The expulsions have torn apart families and separated parents from their children. Anguished parents fear that their children may have been sold into slavery – a real possibility since slavery, despite officially having been abolished many times (most recently in 1980), continues to be a fact of life in many parts of Mauritania. In a statement submitted to an expert of the U.N. Commission on Human Rights in 1984, representatives of the "El Hor" (freedom) movement testified that there were "still slaves who are held in total servitude and who have never heard of the abolition of slavery." Even emancipated slaves, or "haratines," often remain economically and culturally dependent on their former masters.
Prior to expelling black Mauritanians, security forces are reported to have beaten many until they lost consciousness and to have denied food to others for several days. Bands of "haratines," organized by the authorities, massacred hundreds of mostly Senegalese blacks in cities such as Nouakchott and Nouadhibou. Security forces intervened as a rule only when blacks sought to defend themselves.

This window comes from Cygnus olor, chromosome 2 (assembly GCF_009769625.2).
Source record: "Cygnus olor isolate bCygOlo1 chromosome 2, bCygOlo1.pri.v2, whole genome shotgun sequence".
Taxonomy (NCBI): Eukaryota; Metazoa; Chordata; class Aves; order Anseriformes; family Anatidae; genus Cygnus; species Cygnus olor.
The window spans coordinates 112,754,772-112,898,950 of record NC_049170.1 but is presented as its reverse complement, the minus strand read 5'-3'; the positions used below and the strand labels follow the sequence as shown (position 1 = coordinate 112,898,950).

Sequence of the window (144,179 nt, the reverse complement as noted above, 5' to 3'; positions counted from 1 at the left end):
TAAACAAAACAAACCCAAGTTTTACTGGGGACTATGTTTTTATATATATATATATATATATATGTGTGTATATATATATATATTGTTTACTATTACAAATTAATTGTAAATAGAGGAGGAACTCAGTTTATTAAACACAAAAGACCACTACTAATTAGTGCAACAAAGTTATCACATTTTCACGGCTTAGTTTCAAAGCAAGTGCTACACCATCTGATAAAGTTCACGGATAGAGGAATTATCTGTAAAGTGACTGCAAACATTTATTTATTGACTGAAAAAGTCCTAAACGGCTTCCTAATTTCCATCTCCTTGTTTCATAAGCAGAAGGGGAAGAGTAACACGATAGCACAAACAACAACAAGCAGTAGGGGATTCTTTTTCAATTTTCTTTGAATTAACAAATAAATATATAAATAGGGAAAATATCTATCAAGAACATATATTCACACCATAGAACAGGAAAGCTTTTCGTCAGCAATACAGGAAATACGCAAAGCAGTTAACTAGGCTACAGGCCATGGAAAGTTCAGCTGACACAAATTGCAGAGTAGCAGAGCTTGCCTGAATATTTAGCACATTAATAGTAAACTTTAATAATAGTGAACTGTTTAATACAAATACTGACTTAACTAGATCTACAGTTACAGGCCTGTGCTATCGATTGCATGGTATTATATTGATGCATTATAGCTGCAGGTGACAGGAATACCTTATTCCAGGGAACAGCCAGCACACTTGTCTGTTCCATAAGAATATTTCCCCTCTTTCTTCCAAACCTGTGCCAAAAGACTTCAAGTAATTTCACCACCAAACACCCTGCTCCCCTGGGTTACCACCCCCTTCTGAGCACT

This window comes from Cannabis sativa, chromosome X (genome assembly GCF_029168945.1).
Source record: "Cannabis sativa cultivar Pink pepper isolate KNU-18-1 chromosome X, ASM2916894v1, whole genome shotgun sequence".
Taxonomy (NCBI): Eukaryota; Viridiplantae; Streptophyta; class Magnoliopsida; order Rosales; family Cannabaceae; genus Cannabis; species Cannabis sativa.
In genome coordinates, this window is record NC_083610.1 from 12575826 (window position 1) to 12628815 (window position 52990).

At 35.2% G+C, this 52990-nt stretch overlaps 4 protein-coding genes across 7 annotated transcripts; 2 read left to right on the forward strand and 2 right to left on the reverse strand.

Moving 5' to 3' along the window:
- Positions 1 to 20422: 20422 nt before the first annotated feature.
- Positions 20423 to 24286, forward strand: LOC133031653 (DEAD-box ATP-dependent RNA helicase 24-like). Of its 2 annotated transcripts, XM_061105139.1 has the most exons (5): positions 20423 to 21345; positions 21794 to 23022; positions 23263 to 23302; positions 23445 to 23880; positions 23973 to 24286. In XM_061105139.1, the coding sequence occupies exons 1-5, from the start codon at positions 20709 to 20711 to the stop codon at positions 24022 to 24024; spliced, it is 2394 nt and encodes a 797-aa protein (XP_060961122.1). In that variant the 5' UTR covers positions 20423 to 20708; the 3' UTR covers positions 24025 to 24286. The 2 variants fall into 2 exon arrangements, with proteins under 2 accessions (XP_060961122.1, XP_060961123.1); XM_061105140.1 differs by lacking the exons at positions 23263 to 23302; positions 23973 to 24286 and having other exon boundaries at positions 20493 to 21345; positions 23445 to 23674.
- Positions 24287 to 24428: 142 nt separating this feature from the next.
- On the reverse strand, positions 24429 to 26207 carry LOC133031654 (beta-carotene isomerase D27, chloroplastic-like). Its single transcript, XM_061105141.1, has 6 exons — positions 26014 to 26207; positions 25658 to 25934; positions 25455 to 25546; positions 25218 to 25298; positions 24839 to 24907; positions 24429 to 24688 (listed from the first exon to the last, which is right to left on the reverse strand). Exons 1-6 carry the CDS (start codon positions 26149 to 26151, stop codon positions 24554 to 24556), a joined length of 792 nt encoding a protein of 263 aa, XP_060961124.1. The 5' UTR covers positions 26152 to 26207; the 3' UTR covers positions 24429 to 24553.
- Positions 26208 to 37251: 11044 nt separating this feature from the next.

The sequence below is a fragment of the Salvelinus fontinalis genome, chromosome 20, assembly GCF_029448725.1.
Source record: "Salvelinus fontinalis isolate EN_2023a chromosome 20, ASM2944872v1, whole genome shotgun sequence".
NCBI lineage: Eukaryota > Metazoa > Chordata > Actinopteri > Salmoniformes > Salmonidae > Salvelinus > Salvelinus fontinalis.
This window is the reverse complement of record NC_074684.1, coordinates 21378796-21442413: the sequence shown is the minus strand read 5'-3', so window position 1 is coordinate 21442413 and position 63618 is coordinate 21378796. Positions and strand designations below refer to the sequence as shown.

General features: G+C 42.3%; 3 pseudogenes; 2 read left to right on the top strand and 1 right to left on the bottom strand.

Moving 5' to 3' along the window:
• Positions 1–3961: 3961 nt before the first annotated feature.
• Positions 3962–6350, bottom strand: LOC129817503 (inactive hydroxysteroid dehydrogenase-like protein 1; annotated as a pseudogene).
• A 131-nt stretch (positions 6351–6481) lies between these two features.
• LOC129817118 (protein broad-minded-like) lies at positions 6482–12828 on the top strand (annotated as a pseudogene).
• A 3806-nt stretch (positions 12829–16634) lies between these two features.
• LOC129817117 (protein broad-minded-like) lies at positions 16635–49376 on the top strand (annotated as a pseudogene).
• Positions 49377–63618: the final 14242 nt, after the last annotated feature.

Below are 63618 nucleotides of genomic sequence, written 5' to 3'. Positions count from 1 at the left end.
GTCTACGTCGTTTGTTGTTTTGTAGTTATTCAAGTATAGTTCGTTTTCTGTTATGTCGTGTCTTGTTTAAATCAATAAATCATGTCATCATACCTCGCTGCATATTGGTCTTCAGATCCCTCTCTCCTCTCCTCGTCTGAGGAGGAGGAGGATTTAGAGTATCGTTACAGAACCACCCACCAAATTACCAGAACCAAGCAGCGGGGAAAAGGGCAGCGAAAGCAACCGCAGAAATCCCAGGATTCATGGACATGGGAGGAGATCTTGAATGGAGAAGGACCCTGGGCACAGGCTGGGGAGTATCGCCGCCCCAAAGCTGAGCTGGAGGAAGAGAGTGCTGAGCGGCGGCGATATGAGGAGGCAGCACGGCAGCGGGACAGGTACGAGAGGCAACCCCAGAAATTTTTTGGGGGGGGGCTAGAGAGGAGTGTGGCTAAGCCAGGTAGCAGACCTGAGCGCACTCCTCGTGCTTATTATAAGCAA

Although the expulsions now have ceased, thousands of Mauritanians are languishing in refugee camps in Senegal. And the Mauritanian government has taken no steps to end the pattern of discrimination or to ensure a more secure environment for its black citizens.
The U.S. ambassadors to both Senegal and Mauritania have conducted high-level discussions with government officials, but their private remarks have not been publicly revealed. And despite the magnitude of the crisis, the administration has yet to issue a public protest. At an October press conference in Senegal, Assistant Secretary of State Herman Cohen maintained a position of neutrality without assigning responsibility for the abuses. He said:
I wish to emphasize that we have had friendly relations with both countries for a long time. We are very sad to witness the conflict and above all, to see the human suffering on both sides.
In fiscal year 1989, the U.S. provided $5.8 million in food aid to Mauritania and $2.2 million in development assistance. Another $150,000 was provided for Mauritania's coastal-security program and $100,000 under the International Military and Education Training Program. Aid figures for fiscal year 1990 had not been finalized by the end of 1989.
We urge the administration to protest publicly the Mauritanian authorities' policies and practices of racial discrimination and to call on the Mauritanian government to allow independent human rights organizations to gather information and monitor compliance with international agreements and standards. We also call upon the administration to correlate financial assistance to Mauritania with a marked improvement in the human rights climate and the return, with guaranteed safety, of those citizens expelled during the conflict.